|Dr. Iain McGilchrist|
|Known for||The book The Master and His Emissary|
We have 26,000 genes. But a blind, millimetre-long roundworm with only 959 cells in total already has over 19,000.
I trained in medicine after pursuing an academic career in the humanities, mainly because of my interest in the relationship between mind and body, and between mind and brain.
The human genome contains so much data that, it has been calculated, it would fill 43 volumes of Webster's International Dictionary.
To understand something, whether we are aware of it or not, depends on choosing a model. We get to understand what we see by comparing it with something else, something that we think we understand better. But what we compare it with turns out to have a huge influence on the outcome.
Being uprooted from your own culture, provided you take with you the way of thinking and being that characterises the more integrated social culture from which you come, is not as disruptive to happiness and well-being as becoming part of a relatively fragmented culture.
The nature of creativity is to make space for things to happen… We can drive it out with our busyness and plans.
Perspective in art has receded along with harmony in music: We tend more and more to see the world as a heap of intrinsically meaningless fragments.
It is not rational to assume, without evidence, that rationality can disclose everything about the world, just because it can disclose some things. Our intuition in favour of rationality, where we are inclined to use it, is just that – an intuition. Reason is founded in intuition and ends in intuition, like a pair of massive bookends.
Attention may sound dull, but it is an essential aspect of consciousness. In fact, it governs what it is that we turn out to be conscious of, and therefore plays a part in the coming into being of whatever exists for us.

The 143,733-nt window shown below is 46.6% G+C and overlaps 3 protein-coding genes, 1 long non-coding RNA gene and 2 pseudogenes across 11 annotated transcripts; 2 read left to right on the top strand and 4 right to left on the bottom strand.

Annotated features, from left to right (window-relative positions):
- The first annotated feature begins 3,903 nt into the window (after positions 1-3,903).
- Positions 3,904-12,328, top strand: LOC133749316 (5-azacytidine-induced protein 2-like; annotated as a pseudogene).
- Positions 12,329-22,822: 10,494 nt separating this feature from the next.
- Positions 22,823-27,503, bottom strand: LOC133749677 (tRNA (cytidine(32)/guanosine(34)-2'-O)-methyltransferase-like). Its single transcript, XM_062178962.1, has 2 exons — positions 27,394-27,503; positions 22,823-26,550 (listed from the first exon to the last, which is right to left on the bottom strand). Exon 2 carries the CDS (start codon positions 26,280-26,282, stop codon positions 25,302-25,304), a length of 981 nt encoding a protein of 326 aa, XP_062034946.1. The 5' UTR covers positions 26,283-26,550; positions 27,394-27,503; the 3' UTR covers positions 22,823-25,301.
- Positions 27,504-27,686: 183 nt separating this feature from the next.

Hunters and trackers learn not only to understand intellectually a bunch of facts about the animal they follow, but to feel their way into the very being of the animal.
The truth, it is said, is rarely pure or simple, yet genetics can at times seem seductively transparent.
The genome was once thought to be just the blueprint for a living organism, like a combination of the architect's plan for a building and the builder's list of supplies. It specified the parts, the building blocks, and, somehow, the design of the whole, the way in which they are to be put together.
In Shakespeare, unique individuals repudiate the stereotypes demanded by the structure of the play: Shylock commands our sympathy, Barnardine refuses to be hanged. Individuals trump the category.
The imperial vastness of late Roman architecture was made possible by the invention of concrete.
The world appears rectilinear, but is in fact curvilinear – a literal truth in physics, and a metaphorical one in metaphysics.
Over recent years, urbanisation, globalisation and the destruction of local cultures has led to a rise in the prevalence of mental illness in the developing world.